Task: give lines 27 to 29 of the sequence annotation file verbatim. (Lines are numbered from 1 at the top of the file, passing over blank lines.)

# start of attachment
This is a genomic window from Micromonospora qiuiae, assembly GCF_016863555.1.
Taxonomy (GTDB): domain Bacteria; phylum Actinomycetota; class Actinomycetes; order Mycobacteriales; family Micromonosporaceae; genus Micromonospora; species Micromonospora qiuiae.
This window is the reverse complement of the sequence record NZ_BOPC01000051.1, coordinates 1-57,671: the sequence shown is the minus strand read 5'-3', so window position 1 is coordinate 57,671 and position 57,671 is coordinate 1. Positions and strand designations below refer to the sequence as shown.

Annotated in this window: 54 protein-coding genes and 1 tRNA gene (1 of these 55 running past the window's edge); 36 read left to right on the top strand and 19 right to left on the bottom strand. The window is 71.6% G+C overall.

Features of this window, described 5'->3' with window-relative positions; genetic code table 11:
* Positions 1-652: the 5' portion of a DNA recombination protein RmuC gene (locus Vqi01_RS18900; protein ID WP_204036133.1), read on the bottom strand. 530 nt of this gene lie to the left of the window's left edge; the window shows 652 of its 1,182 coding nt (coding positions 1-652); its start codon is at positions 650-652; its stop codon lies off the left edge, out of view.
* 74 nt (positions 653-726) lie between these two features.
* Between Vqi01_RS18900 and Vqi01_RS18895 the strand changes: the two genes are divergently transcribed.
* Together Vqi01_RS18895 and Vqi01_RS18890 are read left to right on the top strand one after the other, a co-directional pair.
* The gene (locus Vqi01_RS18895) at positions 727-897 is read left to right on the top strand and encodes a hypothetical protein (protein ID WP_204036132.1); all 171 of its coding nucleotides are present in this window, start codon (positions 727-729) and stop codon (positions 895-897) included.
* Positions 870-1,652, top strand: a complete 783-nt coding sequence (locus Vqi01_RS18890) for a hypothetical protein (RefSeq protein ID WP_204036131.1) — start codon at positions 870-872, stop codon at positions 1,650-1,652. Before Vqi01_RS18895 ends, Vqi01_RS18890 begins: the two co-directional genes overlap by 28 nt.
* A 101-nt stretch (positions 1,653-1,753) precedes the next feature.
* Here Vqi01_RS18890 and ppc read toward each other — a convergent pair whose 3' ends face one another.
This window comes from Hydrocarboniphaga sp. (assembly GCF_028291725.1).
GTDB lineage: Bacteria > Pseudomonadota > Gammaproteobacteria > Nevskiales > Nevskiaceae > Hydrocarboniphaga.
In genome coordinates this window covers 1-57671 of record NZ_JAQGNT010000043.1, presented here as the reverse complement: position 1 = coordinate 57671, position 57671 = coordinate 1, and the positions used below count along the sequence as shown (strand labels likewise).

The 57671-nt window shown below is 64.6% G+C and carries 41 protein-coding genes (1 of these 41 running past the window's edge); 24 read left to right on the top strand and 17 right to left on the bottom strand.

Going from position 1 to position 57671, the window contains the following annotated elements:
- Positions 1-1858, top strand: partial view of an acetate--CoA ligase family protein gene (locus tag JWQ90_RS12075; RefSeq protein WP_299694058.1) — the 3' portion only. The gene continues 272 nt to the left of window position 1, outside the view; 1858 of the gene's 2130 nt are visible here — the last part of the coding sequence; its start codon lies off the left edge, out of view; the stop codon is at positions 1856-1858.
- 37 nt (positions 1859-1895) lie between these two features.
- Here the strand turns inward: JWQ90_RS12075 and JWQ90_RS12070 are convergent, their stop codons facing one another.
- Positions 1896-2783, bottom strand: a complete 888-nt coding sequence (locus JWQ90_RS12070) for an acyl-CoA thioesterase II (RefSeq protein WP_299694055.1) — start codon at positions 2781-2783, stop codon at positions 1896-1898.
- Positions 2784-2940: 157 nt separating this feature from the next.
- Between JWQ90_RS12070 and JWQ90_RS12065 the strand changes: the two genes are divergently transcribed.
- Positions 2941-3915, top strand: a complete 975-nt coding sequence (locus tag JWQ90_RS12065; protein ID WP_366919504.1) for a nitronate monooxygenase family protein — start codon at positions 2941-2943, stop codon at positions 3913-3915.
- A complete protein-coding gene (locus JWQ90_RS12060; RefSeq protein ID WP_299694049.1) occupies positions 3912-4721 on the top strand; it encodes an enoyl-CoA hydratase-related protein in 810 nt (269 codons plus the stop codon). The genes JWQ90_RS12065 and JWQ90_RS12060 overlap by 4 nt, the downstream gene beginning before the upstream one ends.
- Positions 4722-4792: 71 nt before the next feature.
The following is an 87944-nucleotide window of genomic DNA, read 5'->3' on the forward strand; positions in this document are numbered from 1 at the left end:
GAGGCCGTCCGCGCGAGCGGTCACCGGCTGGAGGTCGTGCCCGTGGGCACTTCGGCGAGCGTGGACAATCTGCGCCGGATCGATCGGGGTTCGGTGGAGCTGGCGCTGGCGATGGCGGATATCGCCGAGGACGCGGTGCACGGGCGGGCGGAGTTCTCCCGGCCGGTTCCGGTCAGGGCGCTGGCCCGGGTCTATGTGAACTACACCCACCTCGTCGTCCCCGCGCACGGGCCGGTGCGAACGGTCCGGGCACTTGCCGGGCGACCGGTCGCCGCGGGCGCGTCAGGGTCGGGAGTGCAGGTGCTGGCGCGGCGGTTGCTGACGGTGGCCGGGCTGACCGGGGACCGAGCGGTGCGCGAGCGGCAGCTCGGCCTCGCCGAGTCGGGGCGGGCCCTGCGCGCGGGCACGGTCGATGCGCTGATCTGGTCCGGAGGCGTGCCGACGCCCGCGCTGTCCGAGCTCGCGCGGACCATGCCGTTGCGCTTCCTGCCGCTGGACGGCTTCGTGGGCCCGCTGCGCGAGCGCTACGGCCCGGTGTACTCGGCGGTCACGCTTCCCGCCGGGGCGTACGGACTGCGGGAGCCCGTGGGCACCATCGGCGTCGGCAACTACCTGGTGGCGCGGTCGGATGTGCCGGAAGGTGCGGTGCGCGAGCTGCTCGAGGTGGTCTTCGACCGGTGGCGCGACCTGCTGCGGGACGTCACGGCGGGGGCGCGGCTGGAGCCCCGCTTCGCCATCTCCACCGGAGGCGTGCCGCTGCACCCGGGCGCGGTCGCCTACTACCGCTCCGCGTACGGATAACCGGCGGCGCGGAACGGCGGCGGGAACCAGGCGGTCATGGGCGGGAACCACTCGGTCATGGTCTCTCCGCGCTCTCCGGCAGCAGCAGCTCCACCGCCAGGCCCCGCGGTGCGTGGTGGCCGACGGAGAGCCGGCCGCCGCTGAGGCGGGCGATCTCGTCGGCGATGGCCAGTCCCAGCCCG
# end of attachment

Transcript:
- Positions 4722-4792: 71 nt before the next feature.
The following is an 87944-nucleotide window of genomic DNA, read 5'->3' on the forward strand; positions in this document are numbered from 1 at the left end:
GAGGCCGTCCGCGCGAGCGGTCACCGGCTGGAGGTCGTGCCCGTGGGCACTTCGGCGAGCGTGGACAATCTGCGCCGGATCGATCGGGGTTCGGTGGAGCTGGCGCTGGCGATGGCGGATATCGCCGAGGACGCGGTGCACGGGCGGGCGGAGTTCTCCCGGCCGGTTCCGGTCAGGGCGCTGGCCCGGGTCTATGTGAACTACACCCACCTCGTCGTCCCCGCGCACGGGCCGGTGCGAACGGTCCGGGCACTTGCCGGGCGACCGGTCGCCGCGGGCGCGTCAGGGTCGGGAGTGCAGGTGCTGGCGCGGCGGTTGCTGACGGTGGCCGGGCTGACCGGGGACCGAGCGGTGCGCGAGCGGCAGCTCGGCCTCGCCGAGTCGGGGCGGGCCCTGCGCGCGGGCACGGTCGATGCGCTGATCTGGTCCGGAGGCGTGCCGACGCCCGCGCTGTCCGAGCTCGCGCGGACCATGCCGTTGCGCTTCCTGCCGCTGGACGGCTTCGTGGGCCCGCTGCGCGAGCGCTACGGCCCGGTGTACTCGGCGGTCACGCTTCCCGCCGGGGCGTACGGACTGCGGGAGCCCGTGGGCACCATCGGCGTCGGCAACTACCTGGTGGCGCGGTCGGATGTGCCGGAAGGTGCGGTGCGCGAGCTGCTCGAGGTGGTCTTCGACCGGTGGCGCGACCTGCTGCGGGACGTCACGGCGGGGGCGCGGCTGGAGCCCCGCTTCGCCATCTCCACCGGAGGCGTGCCGCTGCACCCGGGCGCGGTCGCCTACTACCGCTCCGCGTACGGATAACCGGCGGCGCGGAACGGCGGCGGGAACCAGGCGGTCATGGGCGGGAACCACTCGGTCATGGTCTCTCCGCGCTCTCCGGCAGCAGCAGCTCCACCGCCAGGCCCCGCGGTGCGTGGTGGCCGACGGAGAGCCGGCCGCCGCTGAGGCGGGCGATCTCGTCGGCGATGGCCAGTCCCAGCCCG